The sport of boxing has always been adept at putting itself on the canvas. Some of the self-inflicted blows derive from the fact that promoters have boxers under extended contracts. They have their own stable of fighters, and rival promoters are reluctant to put their boxers in with legitimate challengers from the competition. Think here of Golden Boy and Top Rank. In sum, the prime motivation of those with the bucks to put on the shows is not necessarily to provide the best and most entertaining matchups.
For the fighters themselves, there is also the sense that one loss can ko your marketability and take you out of the crazy money that only exists at the tip of the peak of professional boxing. The result is that the elite pugilists, or at least their brain trusts, are hyper-cautious about picking opponents. As a consequence, the boxers the public clamours for only enter the klieg lights once or twice a year.
But Showtime and Sauerland Event came up with a creative response to the stagnation problem. In October 2009, they initiated a series, the Super Six World Boxing Classic, in which a half dozen of the premier super-middleweights (168lbs limit) in the world would engage in a series of bouts with the finalists to be determined by points earned from knockouts or wins by decision.
At the start, the cadre of combatants included then-WBA Super Middleweight Champion Mikkel Kessler, then-WBC Super Middleweight Champion Carl Froch, Andre Ward, quandom champions Jermain Taylor and Arthur Abraham, and Andre Dirrell, a bronze medalist in the 2004 Olympics. Kessler, a favorite to win the tournament, was forced to withdraw from the series because of an eye injury. Taylor, who suffered a severe knockout at the hands of Abraham was also compelled to check out. Kessler and Taylor were replaced by Allan Green and former light heavyweight King Glen Johnson.
Two years plus into the tourney, Andre Ward and Carl Froch will clash in the finals on Saturday at Boardwalk Hall in Atlantic City. The victor will wear the WBA, WBC, and Ring Magazine super-middleweight crowns. The IBF title is in the clutches of Montrealer Lucian Butte.
A 2004 gold medalist in the Olympics, Ward is the current WBC champion. He is ranked in virtually everyone's top ten list of the best pound-for-pound boxers on the planet. The Oakland native has super-sonic hand speed and superb defensive skills. Undefeated in 24 pro bouts (13 knockouts), he has decisively beaten Kessler, Green, and Arthur Abraham. Ward has won a whopping 88 percent of all his tournament rounds and connected with 40 percent of his punches.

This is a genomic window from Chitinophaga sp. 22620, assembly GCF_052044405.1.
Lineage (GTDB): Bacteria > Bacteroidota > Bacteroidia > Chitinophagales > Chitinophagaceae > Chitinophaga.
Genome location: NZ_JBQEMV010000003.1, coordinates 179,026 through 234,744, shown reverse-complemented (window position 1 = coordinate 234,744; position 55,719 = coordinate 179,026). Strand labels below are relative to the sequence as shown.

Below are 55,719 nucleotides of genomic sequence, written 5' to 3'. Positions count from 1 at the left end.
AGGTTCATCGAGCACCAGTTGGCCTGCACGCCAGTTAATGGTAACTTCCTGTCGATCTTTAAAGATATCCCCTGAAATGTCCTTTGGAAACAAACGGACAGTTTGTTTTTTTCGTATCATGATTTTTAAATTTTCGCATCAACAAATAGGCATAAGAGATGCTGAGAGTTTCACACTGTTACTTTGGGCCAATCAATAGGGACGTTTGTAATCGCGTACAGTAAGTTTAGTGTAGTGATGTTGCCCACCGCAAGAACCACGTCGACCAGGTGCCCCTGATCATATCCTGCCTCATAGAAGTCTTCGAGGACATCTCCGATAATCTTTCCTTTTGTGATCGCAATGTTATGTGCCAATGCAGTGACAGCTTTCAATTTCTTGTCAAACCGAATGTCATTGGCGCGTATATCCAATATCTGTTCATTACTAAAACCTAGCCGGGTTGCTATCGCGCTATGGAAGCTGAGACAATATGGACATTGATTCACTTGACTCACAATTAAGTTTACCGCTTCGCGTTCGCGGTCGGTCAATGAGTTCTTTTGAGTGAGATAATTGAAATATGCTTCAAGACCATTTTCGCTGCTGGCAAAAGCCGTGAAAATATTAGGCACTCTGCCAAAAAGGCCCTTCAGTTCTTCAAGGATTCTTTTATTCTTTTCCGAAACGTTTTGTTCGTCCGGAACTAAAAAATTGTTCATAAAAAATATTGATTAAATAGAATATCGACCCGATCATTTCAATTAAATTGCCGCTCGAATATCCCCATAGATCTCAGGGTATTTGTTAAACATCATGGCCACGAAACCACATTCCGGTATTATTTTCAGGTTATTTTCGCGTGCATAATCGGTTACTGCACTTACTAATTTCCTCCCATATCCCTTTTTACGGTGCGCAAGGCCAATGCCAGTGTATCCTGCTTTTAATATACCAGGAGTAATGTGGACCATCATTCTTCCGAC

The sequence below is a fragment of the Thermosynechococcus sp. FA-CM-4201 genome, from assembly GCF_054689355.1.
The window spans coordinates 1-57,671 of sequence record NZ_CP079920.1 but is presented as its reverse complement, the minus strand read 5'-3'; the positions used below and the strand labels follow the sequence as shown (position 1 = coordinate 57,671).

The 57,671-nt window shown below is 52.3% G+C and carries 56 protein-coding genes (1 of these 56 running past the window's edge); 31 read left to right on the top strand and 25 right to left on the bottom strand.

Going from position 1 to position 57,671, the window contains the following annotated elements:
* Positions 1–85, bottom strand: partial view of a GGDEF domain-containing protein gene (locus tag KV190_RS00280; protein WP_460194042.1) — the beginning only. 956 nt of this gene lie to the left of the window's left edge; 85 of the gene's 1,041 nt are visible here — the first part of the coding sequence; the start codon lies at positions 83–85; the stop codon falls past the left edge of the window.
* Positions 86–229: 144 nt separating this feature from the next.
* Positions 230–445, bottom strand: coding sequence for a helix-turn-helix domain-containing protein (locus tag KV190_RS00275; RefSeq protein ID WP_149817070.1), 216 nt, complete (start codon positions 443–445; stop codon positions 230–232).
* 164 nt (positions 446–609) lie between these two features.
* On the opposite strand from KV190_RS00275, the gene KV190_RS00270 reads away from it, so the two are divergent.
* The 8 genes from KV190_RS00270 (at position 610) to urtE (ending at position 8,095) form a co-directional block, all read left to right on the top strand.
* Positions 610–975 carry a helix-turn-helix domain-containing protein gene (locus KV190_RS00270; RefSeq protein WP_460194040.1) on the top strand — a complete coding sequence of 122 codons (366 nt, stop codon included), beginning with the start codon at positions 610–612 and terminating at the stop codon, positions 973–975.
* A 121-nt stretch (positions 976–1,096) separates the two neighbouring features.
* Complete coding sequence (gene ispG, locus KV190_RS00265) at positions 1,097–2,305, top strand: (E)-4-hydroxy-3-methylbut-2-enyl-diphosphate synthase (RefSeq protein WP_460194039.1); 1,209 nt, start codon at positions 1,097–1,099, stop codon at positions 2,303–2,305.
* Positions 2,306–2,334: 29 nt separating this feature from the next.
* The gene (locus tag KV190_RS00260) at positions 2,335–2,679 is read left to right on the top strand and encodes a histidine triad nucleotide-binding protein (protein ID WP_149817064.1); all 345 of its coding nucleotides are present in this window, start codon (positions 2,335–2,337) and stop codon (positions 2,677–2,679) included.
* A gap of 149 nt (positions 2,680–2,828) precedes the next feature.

A brawler with a tough neural circuitry and a knack for counter-punching, Froch dropped a decision to the Dane, Kessler, but has points wins over Dirrell, Abraham, and Johnson. A native of Nottingham, England, Froch is 34 years old and boasts a record of 28-1 (20 knockouts). Even though he is 6-1 against former champions, Froch is the underdog in this tussle but a highly motivated one at that. At a recent press conference, he insisted,"I am in the best shape of my life. It's as simple as that. I've been on the weight now for a couple of weeks. I feel sharp, strong, confident. Physically and mentally, I could not be in better shape. I know I'm ready and I know that Saturday night is going to be my night."
Whether or not it is Froch's night, Saturday should be a night for the fans. The tournament has been a success and on that we should hope breeds imitation. As Ward put it, "Before the Super Six the super middleweights were really a sleeper division. They looked right over the super middleweight division. They talked more about the light heavyweight division. And now people are talking about us and even after the tournament they are looking at the possible matchups with the fighters," such as between the winner Saturday's boardwalk brawl and the heavy-handed Butte.